So you’re interested in improving your holistic land management? Critical to the momentum in creating increasingly productive and diverse landscapes is to be able to OBSERVE what is going on around you in your landscape. This is essential in order to manipulate the water cycle, the mineral cycle, the energy cycle, and Community Dynamics.
The 3 simple things you can do are observe your landscape in the rain, dig in the dirt and contemplate your community dynamics.
Why are these simple things so important? They help you understand how things are actually working, or maybe you will gain insights to areas of improvement that are needed by taking the time to just review on these three things.
1. Observing in the Rain
Playing in the rain is fun and educational. First of all, don’t go play in the rain if there is thunder and lightning, or the chance of a tornado. On to the matter at hand. Getting out on the land in the rain will allow you to see the water cycle in action! This is really visible during or just after a high-volume rain event for your area. Here are some basic things that may help you observe the water cycle a little closer:
-How much water goes across the land? What color is it? Is there a way to slow the water down and put it in the soil?
-How much of the rain goes into the soil? How much is puddling or pooling at the surface? Why is that?
-What do the larger creeks and rivers look like? How does the stream or creek interact with the larger landscape?
2. Dig in the Dirt
Grab a shovel and go out in the pasture and start digging around. Look closely at the soil. This is a chance to observe the interaction of all 4 of the ecosystem processes in action. Ask yourself some of these questions:
-What does the dirt look like on your shovel? Describe the texture, the color(s), the smell, the water content, and what organisms are present.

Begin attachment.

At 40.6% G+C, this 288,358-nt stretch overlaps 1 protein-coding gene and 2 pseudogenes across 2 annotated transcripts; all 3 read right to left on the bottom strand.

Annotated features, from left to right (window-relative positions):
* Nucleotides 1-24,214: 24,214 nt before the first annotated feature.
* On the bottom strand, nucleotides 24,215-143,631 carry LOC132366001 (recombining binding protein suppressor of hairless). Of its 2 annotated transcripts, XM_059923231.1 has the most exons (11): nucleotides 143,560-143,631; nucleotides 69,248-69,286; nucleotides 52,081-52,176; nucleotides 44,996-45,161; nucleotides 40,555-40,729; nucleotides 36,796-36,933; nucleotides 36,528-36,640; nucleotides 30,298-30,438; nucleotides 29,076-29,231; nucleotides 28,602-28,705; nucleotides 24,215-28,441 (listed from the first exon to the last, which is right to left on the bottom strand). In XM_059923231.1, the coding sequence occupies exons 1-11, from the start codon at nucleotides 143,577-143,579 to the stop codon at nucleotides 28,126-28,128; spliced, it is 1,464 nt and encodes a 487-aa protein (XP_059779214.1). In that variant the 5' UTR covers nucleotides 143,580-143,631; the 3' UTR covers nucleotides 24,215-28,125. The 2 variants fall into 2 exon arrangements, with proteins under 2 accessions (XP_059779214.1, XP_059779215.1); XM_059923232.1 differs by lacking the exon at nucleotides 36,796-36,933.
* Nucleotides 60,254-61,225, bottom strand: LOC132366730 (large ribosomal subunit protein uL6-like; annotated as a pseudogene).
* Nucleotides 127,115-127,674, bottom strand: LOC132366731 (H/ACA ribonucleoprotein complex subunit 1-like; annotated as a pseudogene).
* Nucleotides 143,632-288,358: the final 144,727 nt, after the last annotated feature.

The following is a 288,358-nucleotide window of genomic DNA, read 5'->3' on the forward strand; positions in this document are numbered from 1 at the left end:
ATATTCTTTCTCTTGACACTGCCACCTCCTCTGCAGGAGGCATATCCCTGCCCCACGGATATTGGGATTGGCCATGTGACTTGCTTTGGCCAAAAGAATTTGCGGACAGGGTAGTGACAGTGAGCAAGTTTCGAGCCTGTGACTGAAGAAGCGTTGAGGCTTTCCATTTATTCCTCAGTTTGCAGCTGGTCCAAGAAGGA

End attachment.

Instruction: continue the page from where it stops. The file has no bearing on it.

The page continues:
-What can you infer about the mineral cycle from your shovelful of soil?
-How could the mineral cycle be improved in this area?
3. Contemplating your Community Dynamics
Taking some time to look at what you have at your feet in terms of plants, as well as animals, and how they interact with each other will help you have a better understanding of the current state of the ecological community. This is especially true when you are trying to manage towards a more complex and stable environment when starting from a low level of succession. Some of the questions that you could ponder are:
-What plants are there? What are their leaf types and root types? Are they annual or perennial?
-What level of succession are you managing for? What does that look like in terms of plant types, populations and age structures?
-Is there a species you are trying to decrease in population (an “undesirable” plant)? What is the weak point of it’s life cycle? What makes the species prolific in this area? How can you change that?
Taking a little bit of time to look at your water, your soil, and all the living organisms present will help you hone your powers of observation to become a better land manager. Asking the above questions will help you gain a better grasp as to why things are the way they are and what tools you can use to influence the land to reflect your future resource base described in your context of holistic land management. Go learn to observe and don’t forget to enjoy doing it.
Written by Fallon Turner Stover, a California rancher and Savory Institute Professional Educator.